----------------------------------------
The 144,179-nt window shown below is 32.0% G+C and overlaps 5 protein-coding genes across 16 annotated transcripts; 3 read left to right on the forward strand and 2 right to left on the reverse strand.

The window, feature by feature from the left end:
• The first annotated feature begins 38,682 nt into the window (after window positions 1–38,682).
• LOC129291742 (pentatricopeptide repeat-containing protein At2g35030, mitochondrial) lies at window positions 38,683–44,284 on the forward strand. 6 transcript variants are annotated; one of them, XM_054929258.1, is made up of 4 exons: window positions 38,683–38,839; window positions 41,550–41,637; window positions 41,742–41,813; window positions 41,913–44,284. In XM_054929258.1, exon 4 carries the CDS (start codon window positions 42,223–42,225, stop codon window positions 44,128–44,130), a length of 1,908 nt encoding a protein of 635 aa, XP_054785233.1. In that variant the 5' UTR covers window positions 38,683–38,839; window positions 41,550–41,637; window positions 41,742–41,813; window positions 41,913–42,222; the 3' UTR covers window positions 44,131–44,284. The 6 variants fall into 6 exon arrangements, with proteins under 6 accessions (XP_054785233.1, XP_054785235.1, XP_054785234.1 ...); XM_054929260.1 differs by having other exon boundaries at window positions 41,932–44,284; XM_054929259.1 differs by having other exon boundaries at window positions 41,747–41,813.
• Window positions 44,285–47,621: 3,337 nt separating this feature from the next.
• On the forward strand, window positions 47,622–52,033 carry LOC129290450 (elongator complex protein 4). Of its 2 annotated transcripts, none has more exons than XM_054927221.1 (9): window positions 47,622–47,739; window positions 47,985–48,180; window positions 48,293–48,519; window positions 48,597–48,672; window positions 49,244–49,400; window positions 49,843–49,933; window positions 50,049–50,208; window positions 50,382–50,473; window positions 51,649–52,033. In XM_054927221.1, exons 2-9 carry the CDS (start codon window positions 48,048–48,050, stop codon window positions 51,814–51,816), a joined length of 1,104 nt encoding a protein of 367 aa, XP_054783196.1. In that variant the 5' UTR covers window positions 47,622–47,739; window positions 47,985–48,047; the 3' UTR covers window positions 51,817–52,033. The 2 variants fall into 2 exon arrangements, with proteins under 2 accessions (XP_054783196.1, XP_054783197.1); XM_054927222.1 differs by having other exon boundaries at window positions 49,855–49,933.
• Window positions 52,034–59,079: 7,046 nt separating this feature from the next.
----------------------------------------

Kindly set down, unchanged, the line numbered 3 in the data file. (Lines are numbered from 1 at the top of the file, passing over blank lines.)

• The first annotated feature begins 38,682 nt into the window (after window positions 1–38,682).